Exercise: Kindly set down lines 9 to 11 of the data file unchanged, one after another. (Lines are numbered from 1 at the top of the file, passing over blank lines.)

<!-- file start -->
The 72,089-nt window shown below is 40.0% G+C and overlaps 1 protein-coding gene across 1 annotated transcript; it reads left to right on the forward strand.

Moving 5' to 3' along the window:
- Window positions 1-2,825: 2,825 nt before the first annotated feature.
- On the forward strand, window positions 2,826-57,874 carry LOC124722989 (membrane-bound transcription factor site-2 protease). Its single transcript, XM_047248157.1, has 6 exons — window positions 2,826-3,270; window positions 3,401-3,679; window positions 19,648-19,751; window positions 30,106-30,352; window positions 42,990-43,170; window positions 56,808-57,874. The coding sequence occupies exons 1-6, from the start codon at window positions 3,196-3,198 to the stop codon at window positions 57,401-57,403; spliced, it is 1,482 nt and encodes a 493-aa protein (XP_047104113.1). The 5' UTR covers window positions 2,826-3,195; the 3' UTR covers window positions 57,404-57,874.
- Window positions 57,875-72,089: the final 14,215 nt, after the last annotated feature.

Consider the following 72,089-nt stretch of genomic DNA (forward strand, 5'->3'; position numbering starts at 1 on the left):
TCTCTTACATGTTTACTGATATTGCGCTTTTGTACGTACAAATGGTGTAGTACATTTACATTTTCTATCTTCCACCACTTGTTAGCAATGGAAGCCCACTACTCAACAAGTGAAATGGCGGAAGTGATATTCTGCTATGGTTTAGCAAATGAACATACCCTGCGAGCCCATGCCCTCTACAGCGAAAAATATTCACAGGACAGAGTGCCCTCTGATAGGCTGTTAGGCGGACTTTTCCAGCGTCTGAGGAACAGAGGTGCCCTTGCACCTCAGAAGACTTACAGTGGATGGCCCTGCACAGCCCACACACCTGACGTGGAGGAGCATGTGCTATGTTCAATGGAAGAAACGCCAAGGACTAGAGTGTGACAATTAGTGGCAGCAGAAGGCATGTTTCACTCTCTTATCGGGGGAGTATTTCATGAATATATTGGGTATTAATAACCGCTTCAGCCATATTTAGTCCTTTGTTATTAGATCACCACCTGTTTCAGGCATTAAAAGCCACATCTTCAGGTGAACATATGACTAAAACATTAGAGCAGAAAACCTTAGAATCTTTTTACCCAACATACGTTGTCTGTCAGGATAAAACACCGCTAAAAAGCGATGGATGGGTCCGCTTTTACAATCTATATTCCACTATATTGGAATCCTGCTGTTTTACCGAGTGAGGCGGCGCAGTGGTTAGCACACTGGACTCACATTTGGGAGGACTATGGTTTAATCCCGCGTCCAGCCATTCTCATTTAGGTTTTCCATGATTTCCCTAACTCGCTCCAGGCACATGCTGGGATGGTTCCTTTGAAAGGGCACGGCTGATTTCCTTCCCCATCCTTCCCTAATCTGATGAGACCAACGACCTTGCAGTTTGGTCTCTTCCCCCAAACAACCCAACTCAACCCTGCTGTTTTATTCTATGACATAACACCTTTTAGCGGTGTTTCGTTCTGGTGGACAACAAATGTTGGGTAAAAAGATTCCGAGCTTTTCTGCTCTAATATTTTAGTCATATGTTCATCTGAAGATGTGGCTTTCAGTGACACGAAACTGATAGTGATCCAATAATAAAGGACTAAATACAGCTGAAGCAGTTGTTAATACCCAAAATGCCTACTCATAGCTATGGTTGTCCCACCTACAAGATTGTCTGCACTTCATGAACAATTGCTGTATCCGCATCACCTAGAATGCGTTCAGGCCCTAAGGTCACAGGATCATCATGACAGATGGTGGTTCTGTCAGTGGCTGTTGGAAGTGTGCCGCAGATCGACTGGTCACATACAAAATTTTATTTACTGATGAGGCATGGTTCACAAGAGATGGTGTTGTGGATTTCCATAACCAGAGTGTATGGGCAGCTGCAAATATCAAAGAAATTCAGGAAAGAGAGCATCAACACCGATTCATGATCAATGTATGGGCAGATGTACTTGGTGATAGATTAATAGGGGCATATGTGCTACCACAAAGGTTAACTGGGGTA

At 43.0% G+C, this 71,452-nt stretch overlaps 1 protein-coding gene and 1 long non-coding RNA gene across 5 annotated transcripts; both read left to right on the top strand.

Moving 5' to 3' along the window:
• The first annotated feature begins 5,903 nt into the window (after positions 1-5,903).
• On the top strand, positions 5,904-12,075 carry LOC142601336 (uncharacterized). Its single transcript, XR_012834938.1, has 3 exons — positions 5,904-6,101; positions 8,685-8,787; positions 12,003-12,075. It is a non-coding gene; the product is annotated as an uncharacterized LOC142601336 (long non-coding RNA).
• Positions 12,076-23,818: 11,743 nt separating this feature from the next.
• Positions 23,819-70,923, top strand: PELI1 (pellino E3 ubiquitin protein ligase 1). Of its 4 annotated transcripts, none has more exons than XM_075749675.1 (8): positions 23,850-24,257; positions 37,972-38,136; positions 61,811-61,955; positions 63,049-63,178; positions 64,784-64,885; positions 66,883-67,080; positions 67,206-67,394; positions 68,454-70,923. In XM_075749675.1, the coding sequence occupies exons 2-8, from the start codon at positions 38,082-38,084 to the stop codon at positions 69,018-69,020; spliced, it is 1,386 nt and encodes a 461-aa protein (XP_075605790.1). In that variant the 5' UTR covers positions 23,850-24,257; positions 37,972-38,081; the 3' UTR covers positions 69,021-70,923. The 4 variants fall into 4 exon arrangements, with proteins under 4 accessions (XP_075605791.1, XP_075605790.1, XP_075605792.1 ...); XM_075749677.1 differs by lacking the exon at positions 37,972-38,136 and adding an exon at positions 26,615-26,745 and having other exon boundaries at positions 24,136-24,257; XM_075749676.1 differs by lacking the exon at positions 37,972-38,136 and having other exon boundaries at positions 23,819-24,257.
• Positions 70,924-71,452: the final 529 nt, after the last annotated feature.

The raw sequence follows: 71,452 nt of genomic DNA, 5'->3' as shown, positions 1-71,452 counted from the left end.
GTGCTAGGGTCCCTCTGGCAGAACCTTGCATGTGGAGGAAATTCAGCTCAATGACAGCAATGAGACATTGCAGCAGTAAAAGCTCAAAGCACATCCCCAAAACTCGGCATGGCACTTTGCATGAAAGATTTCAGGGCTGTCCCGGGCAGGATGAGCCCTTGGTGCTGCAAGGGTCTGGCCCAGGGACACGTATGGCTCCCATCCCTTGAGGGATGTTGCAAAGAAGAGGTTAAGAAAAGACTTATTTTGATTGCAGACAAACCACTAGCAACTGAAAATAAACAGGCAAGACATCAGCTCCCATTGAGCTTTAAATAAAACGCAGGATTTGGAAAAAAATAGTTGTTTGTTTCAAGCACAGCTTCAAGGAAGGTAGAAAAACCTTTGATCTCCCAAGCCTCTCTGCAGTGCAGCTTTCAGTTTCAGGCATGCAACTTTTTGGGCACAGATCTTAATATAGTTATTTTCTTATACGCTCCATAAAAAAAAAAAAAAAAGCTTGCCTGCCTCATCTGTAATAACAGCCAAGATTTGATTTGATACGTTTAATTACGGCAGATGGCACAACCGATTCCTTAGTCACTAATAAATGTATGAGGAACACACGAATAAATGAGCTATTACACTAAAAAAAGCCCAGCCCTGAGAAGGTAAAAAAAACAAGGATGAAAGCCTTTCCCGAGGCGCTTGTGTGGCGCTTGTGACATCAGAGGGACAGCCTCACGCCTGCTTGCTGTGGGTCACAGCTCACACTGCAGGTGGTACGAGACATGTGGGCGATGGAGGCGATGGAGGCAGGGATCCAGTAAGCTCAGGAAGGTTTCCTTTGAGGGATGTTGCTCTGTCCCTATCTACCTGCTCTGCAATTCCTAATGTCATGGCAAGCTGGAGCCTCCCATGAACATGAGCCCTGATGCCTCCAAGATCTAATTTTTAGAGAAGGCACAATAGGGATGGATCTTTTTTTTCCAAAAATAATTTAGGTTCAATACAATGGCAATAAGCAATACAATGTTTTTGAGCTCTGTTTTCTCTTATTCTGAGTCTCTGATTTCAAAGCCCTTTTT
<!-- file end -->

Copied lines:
Moving 5' to 3' along the window:
• The first annotated feature begins 5,903 nt into the window (after positions 1-5,903).
• On the top strand, positions 5,904-12,075 carry LOC142601336 (uncharacterized). Its single transcript, XR_012834938.1, has 3 exons — positions 5,904-6,101; positions 8,685-8,787; positions 12,003-12,075. It is a non-coding gene; the product is annotated as an uncharacterized LOC142601336 (long non-coding RNA).